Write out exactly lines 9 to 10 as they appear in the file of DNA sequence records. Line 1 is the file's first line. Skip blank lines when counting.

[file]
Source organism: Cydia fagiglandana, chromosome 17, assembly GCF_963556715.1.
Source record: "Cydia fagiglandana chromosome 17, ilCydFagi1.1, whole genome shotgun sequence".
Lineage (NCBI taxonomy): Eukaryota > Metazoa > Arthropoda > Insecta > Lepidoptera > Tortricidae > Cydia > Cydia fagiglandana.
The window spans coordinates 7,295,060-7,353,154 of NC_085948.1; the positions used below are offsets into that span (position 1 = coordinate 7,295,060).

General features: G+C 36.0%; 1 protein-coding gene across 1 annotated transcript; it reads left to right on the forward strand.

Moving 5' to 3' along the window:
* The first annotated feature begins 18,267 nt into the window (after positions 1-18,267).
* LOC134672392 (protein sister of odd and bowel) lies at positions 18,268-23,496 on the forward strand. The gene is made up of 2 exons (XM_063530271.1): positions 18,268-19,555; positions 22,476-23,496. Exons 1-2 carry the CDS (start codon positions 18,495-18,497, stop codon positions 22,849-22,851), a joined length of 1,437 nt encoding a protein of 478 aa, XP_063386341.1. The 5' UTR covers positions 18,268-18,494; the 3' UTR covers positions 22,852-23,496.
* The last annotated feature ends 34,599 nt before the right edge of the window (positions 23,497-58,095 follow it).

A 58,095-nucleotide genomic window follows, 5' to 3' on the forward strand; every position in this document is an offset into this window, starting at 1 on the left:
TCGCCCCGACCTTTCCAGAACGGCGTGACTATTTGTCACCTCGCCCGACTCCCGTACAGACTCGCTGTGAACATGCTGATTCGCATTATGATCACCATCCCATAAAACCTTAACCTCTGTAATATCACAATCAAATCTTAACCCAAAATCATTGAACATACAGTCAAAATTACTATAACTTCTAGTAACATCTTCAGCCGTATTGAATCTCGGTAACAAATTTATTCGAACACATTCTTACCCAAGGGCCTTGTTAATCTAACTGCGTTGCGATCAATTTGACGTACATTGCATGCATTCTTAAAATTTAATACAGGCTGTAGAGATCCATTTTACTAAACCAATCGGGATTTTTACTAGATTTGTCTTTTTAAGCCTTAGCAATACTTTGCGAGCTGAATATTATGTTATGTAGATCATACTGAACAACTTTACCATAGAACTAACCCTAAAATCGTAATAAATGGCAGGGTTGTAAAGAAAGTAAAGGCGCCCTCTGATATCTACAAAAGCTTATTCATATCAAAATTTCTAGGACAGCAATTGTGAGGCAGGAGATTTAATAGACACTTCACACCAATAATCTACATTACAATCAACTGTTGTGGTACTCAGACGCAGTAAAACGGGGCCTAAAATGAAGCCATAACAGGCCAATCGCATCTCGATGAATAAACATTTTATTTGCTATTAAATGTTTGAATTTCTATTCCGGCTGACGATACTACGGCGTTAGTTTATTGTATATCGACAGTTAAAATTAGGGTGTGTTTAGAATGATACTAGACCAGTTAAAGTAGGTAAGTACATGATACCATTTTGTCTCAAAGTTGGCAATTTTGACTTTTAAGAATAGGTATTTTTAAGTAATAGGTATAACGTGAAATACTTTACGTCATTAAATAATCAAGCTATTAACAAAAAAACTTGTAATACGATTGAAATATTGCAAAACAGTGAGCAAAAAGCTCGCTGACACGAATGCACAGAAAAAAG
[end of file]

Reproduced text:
* The last annotated feature ends 34,599 nt before the right edge of the window (positions 23,497-58,095 follow it).

A 58,095-nucleotide genomic window follows, 5' to 3' on the forward strand; every position in this document is an offset into this window, starting at 1 on the left: